You know a lot about trombone playing and technique ---- a real lesson to everyone. A coincidence: yesterday I heard the Charles Mingus Debut CD-Box and one of the sessions from 1953 reunited four trombonists (J.J. Johnson, Bennie Green, Kai Winding and Willie Dennis) with John Lewis (piano), Mingus (bass) and Art Taylor (drums). I heard a lot of Jay and Kai albums and one of my favorites is their Prestige session from 1954 with Dick Katz (piano), Paul Chambers (bass) and Al Harewood (drums); the record has some stunning compositions and arrangements, apart [from] excellent solos by both trombonists.

Speaking about Winding, do you know one of his Verve albums titled "Surf Ride"? By the way, I never heard "More Brass".

Your friend,

José

* * *

Hello BJ,

Good morning. Good news, as always.

Yes, the Rainbow Room is still there, at least until last November, last time I went to New York. In 1982 I went up there to the Rainbow Room to hear the Sy Oliver Orchestra. Sy Oliver was one of my favorite composers/arrangers from the Swing Era since his Jimmy Lunceford days and later, from 1939 to 1946, when he was an exclusive composer/arranger for the Tommy Dorsey Orchestra. Oliver composed some well known jazz originals, been "Opus Number One" the most famous, played until today by many big bands. Sy was leading a dance orchestra and in the intermission I invited him to came to our table (I was with my late wife). He was a perfect gentleman, a very kind man. He was 72 at that time (my age today!) and we had some 10/15 minute conversation. He was surprised because he couldn't imagine someone in Brazil would know him... When I said I was Brazilian, he surprised me telling in the late twenties/early thirties he had a friend from Brazil, a pianist named Fernando Pessoa Cavalcante. By a big coincidence, Fernando was the father of one of my dearest friends and I told him. He asked about Fernando, who had passed away many years before, and also asked what Fernando's son was doing in Brazil. Before Sy Oliver returned to the stage for the second part of the show, he asked me a favour:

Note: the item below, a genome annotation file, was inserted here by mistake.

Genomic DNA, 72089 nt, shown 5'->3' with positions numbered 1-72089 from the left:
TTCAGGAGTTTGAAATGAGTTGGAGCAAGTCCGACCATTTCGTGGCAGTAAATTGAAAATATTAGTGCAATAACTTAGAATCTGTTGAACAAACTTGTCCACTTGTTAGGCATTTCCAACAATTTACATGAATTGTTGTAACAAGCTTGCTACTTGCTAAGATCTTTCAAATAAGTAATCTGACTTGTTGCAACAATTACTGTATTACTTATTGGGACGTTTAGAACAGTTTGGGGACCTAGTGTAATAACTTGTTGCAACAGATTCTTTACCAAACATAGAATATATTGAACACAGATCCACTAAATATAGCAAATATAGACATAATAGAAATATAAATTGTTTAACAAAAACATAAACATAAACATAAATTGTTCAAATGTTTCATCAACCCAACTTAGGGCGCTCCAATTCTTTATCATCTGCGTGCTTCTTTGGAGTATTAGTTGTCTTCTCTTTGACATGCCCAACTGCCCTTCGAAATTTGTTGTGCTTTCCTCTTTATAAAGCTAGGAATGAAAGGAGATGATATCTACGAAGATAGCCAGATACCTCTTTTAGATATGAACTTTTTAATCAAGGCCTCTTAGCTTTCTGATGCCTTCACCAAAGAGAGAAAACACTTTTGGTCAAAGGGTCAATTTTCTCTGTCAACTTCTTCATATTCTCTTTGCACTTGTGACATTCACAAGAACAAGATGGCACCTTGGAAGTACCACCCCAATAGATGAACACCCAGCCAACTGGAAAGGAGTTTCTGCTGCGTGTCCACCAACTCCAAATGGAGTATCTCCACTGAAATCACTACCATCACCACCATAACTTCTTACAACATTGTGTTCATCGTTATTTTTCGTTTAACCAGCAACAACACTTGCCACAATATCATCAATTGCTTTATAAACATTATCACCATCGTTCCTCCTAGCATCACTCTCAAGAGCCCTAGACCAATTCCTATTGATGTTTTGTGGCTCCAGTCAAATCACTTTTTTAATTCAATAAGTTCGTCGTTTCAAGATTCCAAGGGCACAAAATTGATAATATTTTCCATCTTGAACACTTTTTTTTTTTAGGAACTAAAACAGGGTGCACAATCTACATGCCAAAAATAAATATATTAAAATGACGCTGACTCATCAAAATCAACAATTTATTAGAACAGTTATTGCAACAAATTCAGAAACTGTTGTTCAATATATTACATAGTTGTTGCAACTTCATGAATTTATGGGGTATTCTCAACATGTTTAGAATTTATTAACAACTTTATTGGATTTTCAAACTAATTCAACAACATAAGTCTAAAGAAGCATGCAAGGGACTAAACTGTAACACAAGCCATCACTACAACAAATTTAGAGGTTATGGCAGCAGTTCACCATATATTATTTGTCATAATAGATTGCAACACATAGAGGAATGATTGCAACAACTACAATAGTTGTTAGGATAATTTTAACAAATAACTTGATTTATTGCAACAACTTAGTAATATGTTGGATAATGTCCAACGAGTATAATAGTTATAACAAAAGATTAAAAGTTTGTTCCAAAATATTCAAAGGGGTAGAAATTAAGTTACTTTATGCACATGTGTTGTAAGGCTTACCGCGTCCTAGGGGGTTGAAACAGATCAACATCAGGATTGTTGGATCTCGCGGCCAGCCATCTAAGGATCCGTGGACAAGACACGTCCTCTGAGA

Sy Oliver: Could you do me a favor when you'll be back to Brazil ?

José: Certainly, with great pleasure.

Sy Oliver: Although I don't know him, give my regards to Fernando's son. But, please remember my name is Sy Oliver.

What a modest person! Never see someone like him! How could I forget the name of a musician whom I admired so much?

Certainly I remember the big hit "More", recorded by Kai Winding.

Your friend,

José

* * *

Hi BJ,

Good morning!

Donato opens tomorrow a new night club in Rio with his trio. Today I'm gonna make an interview with him to be published tomorrow. The new club is Mika's Piano Bar and it is located in the Ipanema district (the same of the famous girl). He rejuvenated his enthusiasm this year because he is in love with a woman of Brasilia. After the heart attack he suffered a few months ago his career improved very much playing in several Brazil's cities. I never heard "A Bad Donato". I suppose its title comes from the well known jazz musicians' slang referring as "Bad" to anyone they think is a great player. Despite [that] I'd never heard [it], if my memory is correct I believe the arrangements in this album are by Eumir Deodato, another Brazilian living in the USA.

Let me say that Donato is a great talker, he has thousands [of] stories to tell about music, musicians and especially the 14 years he spent up there in California. He is a fountain of musical information, his experiences are so rich and he speaks fluently hours and hours about all those subjects without any interval. It is so easy to make him talk. You say a word and immediately he begins to discuss about it in a long, absorbing and fascinating way. He could speak for days and weeks if you don't stop him.

This man could be a great writer, or at least he could dictate his experiences and thoughts to someone to transcribe it in a marvelous book. It is incredible none of our intelligent and very smart book editors never thought about him. Certainly the book never would be a bestseller, but all the musical community would buy it.

Later,

José

 

* * *

Hi BJ,